Registration Dossier

Administrative data

Endpoint:
basic toxicokinetics in vivo
Type of information:
migrated information: read-across from supporting substance (structural analogue or surrogate)
Adequacy of study:
supporting study
Study period:
Not reported
Reliability:
2 (reliable with restrictions)
Rationale for reliability incl. deficiencies:
other: This study is classified as reliable with restrictions because this publication was well-documented and adheres to basic scientific principles.

Data source

Reference
Reference Type:
publication
Title:
Feeding studies in rats with mineral hydrocarbon food grade white oils
Author:
Baldwin, M.K., Berry, P.H., Esdaile, D.J., Linnett, S.L., Martin, J.G., Peristianis, G.C., Priston, R.J., Simpson, B.J.E., Smith, J.D.
Year:
1992
Bibliographic source:
Toxicologic Pathology, 20(3) part 1:426-435

Materials and methods

Objective of study:
other: Measurement of hydrocarbon residues in tissues
Test guideline
Qualifier:
no guideline available
Principles of method if other than guideline:
This study was conducted as a subchronic study, but tissues were examined for hydrocarbon residues.
GLP compliance:
not specified

Test material

Reference
Name:
Unnamed
Type:
Constituent
Test material form:
other: oily liquid
Details on test material:
C16 and C18 hydrocarbons that are constituents of the substance being registered.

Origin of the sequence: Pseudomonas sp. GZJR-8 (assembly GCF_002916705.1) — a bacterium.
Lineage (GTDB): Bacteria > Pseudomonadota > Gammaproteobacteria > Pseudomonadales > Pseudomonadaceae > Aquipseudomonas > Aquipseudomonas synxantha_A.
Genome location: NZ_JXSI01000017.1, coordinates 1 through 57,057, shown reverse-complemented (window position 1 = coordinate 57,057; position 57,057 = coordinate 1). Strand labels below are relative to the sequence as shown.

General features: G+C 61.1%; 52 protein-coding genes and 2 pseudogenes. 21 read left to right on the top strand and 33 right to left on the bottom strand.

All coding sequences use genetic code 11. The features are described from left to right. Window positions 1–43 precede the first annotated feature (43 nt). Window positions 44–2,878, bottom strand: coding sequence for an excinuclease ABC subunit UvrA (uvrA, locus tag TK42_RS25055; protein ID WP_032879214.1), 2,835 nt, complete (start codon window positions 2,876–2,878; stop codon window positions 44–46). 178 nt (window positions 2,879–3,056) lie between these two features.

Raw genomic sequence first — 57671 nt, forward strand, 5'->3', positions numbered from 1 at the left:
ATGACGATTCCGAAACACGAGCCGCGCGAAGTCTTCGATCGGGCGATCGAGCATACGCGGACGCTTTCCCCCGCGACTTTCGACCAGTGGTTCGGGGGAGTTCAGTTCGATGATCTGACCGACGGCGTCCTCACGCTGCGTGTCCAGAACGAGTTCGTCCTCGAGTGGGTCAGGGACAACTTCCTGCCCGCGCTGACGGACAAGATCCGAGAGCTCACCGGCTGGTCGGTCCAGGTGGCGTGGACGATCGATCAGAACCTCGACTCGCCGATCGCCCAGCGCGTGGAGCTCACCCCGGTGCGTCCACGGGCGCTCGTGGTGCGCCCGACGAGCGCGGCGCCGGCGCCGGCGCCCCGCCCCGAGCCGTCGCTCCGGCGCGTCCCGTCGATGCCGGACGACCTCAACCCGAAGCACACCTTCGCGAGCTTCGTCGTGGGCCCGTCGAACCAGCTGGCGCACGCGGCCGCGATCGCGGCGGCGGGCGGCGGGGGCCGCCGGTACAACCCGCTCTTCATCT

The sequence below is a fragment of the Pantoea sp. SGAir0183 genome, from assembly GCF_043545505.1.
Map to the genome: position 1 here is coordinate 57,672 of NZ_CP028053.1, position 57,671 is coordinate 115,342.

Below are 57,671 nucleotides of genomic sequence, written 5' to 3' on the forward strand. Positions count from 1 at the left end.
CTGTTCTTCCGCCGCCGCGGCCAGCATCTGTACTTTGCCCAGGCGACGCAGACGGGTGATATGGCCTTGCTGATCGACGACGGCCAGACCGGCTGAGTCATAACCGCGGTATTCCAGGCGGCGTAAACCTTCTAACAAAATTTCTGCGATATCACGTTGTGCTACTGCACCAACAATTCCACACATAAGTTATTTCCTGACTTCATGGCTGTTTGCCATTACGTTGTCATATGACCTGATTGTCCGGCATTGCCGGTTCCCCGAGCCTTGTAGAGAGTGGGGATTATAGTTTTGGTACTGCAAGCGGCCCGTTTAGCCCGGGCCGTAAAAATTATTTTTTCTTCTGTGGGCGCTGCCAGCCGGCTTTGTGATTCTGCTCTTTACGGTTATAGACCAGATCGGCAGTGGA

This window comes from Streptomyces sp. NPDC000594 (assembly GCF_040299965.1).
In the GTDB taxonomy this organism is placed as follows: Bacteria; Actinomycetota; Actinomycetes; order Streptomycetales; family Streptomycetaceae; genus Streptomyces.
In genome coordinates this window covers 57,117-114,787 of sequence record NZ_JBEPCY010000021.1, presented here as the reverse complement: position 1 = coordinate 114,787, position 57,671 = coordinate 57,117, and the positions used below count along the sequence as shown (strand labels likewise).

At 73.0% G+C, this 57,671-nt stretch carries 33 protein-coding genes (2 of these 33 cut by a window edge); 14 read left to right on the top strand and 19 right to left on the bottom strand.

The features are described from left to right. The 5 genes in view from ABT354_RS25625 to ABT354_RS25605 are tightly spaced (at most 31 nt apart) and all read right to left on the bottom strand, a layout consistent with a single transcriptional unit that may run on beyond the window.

- Name of test material (as cited in study report): Oleum-treated white oil and hydrotreated white oil
- Test substance: C16 and C18 hydrocarbons
- Physical state: Liquid
- Analytical purity: Not reported
- Impurities (identity and concentrations): Not reported
- Composition of test material, percentage of components: Not reported
- Lot/batch No.: Not reported
- Other: Both oils were derived from naphthenic crudes of different viscosities. The oleum-treated white oil was refined by oleum treatment following vacuum distillation of atmospheric residue (conventional refining). It has a specific gravity of 0.874 at 15 degrees Celsius and a viscosity of 26 mm2/second at 40 degrees Celsius. The hydrotreated white oil was produced by hydrotreatment of the vacuum distillate of an atmospheric residue. It has a specific gravity of 0.878 at 15 degrees Celsius and a viscosity of 69 mm2/second at 40 degrees Celsius.
Radiolabelling:
no

Test animals

Species:
rat
Strain:
Fischer 344
Sex:
male/female
Details on test animals and environmental conditions:
TEST ANIMALS
- Source: Charles River, Manston, Kent
- Age at study initiation: 6 to 8 weeks old
- Weight at study initiation: Not reported
- Housing: Individually
- Individual metabolism cages: No
- Diet (e.g. ad libitum): Ad libitum
- Water (e.g. ad libitum): Not reported
- Acclimation period: Not reported

ENVIRONMENTAL CONDITIONS
- Temperature (°C): Not reported
- Humidity (%): Not reported
- Air changes (per hr): Not reported
- Photoperiod (hrs dark / hrs light): Not reported

IN-LIFE DATES: Not reported

Administration / exposure

Route of administration:
oral: feed
Vehicle:
other: "DISTOL"-grade hexane, Fisons
Details on exposure:
PREPARATION OF DOSING SOLUTIONS: Each test oil was dissolved in “DISTOL”-grade hexane, Fisons to make a premix, which was used to achieve homogeneous dispersal of the appropriate amount of test oil in each batch of test diet. Controls used solvent mixed in the diet.

DIET PREPARATION
- Rate of preparation of diet (frequency): Within 7 days
- Mixing appropriate amounts with (Type of food): Powdered laboratory rat diet, LAD2 (Special Diet Services, Witham, Essex)
- Storage temperature of food: Not reported


VEHICLE
- Justification for use and choice of vehicle (if other than water): not reported
- Concentration in vehicle: Not reported
- Lot/batch no. (if required): Not reported
- Purity: Not reported